In a city where venues serve $10 drinks and close at 1am, house shows have been a staple in Boston’s music scene. Local artists host shows in their homes where people of all ages and backgrounds gather to party, mosh, and experience the unsurpassable freedom that the nighttime brings. In the spirit of safety, many artists have stopped having in-person shows at their homes. However, they are still finding ways to share their creativity with the community.
To find out more about what’s happening in underground music, I interviewed two artists from Boston’s house show scene about their experiences with house shows and their transition to strictly online content. DJ Mad Dog (she/they) is a DJ originally from Arizona. Password Dragon (he/him) is a musician/organizer originally from South Carolina.
Q & A with DJ Mad Dog
(Edited for length and clarity)
Boston Hassle: How are you doing?
Mad Dog Mango: I think I’m doing better than most people. A lot of people are having tough financial trouble and stuff and I’m very lucky to not have that. A lot of people are living completely alone and I’m living with Eric and we have cats and I’m very lucky for that. I am feeling it more the longer I stay inside. Like, I feel weird every morning. Like I wake up and I’m in a loop and I have to do something or watch an episode of a show to get my brain out of that really depressing thought of “this is just life now.” It’s been good for creativity and bad for creativity…I feel more creative when I can be around people, I think.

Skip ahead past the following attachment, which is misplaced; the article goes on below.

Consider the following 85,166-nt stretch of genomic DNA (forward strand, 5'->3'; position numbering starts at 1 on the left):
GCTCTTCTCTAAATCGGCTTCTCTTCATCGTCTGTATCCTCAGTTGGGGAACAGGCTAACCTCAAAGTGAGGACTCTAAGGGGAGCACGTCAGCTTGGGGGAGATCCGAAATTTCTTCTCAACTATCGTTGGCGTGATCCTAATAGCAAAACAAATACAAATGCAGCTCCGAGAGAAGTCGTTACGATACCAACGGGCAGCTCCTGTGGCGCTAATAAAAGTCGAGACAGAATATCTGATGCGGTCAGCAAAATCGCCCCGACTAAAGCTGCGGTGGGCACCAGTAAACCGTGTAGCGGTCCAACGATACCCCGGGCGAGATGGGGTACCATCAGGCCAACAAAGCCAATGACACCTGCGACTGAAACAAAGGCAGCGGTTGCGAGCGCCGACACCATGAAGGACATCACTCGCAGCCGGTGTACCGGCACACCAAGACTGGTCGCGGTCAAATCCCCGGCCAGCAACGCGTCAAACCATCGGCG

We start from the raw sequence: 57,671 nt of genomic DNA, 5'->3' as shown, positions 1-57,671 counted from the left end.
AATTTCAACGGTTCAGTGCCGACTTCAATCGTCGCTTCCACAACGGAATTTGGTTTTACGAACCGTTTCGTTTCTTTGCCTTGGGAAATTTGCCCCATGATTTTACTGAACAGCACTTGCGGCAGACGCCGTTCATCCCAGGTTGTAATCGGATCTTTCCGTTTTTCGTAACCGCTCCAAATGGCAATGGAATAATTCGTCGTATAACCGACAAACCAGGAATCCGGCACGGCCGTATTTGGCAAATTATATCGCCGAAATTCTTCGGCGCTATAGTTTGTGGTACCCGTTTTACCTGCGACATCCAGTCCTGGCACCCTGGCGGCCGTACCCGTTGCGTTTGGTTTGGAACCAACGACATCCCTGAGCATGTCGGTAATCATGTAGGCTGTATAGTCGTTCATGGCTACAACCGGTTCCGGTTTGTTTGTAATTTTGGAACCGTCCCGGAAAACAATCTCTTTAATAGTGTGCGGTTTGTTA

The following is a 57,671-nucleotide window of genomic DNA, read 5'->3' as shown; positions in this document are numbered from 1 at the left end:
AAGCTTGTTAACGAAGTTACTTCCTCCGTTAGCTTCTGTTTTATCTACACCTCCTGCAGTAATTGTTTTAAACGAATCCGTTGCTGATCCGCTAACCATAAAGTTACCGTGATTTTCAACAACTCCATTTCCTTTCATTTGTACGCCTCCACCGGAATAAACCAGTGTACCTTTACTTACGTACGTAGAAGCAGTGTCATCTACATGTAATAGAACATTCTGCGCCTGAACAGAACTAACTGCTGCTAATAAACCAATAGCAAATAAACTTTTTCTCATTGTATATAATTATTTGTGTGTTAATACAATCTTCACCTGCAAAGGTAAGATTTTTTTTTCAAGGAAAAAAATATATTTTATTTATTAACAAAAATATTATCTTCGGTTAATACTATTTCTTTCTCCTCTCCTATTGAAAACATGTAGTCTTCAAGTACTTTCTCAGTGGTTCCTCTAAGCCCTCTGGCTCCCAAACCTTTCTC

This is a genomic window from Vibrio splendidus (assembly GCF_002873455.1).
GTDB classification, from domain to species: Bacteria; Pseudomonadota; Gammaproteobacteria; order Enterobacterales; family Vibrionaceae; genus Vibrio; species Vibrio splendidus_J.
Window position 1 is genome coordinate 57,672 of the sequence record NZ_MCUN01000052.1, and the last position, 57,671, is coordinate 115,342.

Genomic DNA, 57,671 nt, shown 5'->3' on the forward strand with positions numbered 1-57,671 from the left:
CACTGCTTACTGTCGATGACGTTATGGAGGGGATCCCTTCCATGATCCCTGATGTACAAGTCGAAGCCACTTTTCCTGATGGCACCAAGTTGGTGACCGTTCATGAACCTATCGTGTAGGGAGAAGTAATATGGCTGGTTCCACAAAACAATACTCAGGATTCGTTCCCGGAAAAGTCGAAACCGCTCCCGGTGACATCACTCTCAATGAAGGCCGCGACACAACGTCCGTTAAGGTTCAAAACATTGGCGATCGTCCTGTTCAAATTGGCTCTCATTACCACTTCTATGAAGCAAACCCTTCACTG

BH: Tell me about your music before and after COVID.
DJ MD: The way it was before COVID, I found myself feeling frustrated with the local scene, feeling frustrated with the fact that like — dudes won’t say this — but like, DJing is a very “boys’ world” type of thing. It’s harder to get work as a female person ‘cause people just don’t consider you. So I found that, before COVID, a lot of shows I was playing were like, “Well someone else is busy so we’re gonna ask you to do it,” yknow. It was always like a second-thought kind of thing until actually the last show I played. There was more support there.